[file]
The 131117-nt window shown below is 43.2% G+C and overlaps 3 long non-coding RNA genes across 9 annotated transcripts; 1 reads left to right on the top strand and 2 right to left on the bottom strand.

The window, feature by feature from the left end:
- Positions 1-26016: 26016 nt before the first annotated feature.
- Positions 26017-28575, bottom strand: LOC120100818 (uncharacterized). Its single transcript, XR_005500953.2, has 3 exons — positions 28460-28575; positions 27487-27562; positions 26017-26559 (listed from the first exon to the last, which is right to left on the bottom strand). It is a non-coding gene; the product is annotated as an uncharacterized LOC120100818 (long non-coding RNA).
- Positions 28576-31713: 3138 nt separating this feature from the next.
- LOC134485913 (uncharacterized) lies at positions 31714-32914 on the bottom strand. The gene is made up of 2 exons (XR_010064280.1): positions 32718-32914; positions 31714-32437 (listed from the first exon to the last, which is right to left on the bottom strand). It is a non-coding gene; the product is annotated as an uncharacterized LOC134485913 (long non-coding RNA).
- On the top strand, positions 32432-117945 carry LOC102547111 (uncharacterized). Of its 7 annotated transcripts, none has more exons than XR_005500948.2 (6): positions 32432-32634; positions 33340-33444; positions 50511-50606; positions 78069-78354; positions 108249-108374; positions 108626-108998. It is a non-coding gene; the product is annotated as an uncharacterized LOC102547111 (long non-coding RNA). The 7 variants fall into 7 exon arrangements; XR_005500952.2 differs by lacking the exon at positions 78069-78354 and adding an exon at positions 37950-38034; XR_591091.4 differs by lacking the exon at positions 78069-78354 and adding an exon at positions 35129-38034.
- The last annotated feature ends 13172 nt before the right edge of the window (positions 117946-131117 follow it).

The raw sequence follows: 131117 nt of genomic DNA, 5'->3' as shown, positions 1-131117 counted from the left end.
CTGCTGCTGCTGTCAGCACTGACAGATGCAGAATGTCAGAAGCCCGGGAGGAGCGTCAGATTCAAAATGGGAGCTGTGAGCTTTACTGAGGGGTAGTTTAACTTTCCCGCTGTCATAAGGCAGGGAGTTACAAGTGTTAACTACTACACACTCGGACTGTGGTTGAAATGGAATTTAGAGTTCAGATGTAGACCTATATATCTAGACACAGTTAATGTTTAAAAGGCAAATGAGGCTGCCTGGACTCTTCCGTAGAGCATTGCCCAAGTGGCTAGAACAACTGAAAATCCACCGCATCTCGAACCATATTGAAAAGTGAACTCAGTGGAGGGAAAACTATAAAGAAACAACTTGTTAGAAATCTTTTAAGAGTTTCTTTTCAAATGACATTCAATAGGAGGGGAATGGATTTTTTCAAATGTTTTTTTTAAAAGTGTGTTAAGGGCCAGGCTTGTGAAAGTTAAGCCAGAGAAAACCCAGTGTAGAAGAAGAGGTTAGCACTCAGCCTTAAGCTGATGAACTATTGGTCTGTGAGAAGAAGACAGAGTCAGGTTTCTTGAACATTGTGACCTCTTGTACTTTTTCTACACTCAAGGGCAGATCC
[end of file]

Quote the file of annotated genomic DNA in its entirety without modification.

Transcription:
The 131117-nt window shown below is 43.2% G+C and overlaps 3 long non-coding RNA genes across 9 annotated transcripts; 1 reads left to right on the top strand and 2 right to left on the bottom strand.

The window, feature by feature from the left end:
- Positions 1-26016: 26016 nt before the first annotated feature.
- Positions 26017-28575, bottom strand: LOC120100818 (uncharacterized). Its single transcript, XR_005500953.2, has 3 exons — positions 28460-28575; positions 27487-27562; positions 26017-26559 (listed from the first exon to the last, which is right to left on the bottom strand). It is a non-coding gene; the product is annotated as an uncharacterized LOC120100818 (long non-coding RNA).
- Positions 28576-31713: 3138 nt separating this feature from the next.
- LOC134485913 (uncharacterized) lies at positions 31714-32914 on the bottom strand. The gene is made up of 2 exons (XR_010064280.1): positions 32718-32914; positions 31714-32437 (listed from the first exon to the last, which is right to left on the bottom strand). It is a non-coding gene; the product is annotated as an uncharacterized LOC134485913 (long non-coding RNA).
- On the top strand, positions 32432-117945 carry LOC102547111 (uncharacterized). Of its 7 annotated transcripts, none has more exons than XR_005500948.2 (6): positions 32432-32634; positions 33340-33444; positions 50511-50606; positions 78069-78354; positions 108249-108374; positions 108626-108998. It is a non-coding gene; the product is annotated as an uncharacterized LOC102547111 (long non-coding RNA). The 7 variants fall into 7 exon arrangements; XR_005500952.2 differs by lacking the exon at positions 78069-78354 and adding an exon at positions 37950-38034; XR_591091.4 differs by lacking the exon at positions 78069-78354 and adding an exon at positions 35129-38034.
- The last annotated feature ends 13172 nt before the right edge of the window (positions 117946-131117 follow it).

The raw sequence follows: 131117 nt of genomic DNA, 5'->3' as shown, positions 1-131117 counted from the left end.
CTGCTGCTGCTGTCAGCACTGACAGATGCAGAATGTCAGAAGCCCGGGAGGAGCGTCAGATTCAAAATGGGAGCTGTGAGCTTTACTGAGGGGTAGTTTAACTTTCCCGCTGTCATAAGGCAGGGAGTTACAAGTGTTAACTACTACACACTCGGACTGTGGTTGAAATGGAATTTAGAGTTCAGATGTAGACCTATATATCTAGACACAGTTAATGTTTAAAAGGCAAATGAGGCTGCCTGGACTCTTCCGTAGAGCATTGCCCAAGTGGCTAGAACAACTGAAAATCCACCGCATCTCGAACCATATTGAAAAGTGAACTCAGTGGAGGGAAAACTATAAAGAAACAACTTGTTAGAAATCTTTTAAGAGTTTCTTTTCAAATGACATTCAATAGGAGGGGAATGGATTTTTTCAAATGTTTTTTTTAAAAGTGTGTTAAGGGCCAGGCTTGTGAAAGTTAAGCCAGAGAAAACCCAGTGTAGAAGAAGAGGTTAGCACTCAGCCTTAAGCTGATGAACTATTGGTCTGTGAGAAGAAGACAGAGTCAGGTTTCTTGAACATTGTGACCTCTTGTACTTTTTCTACACTCAAGGGCAGATCC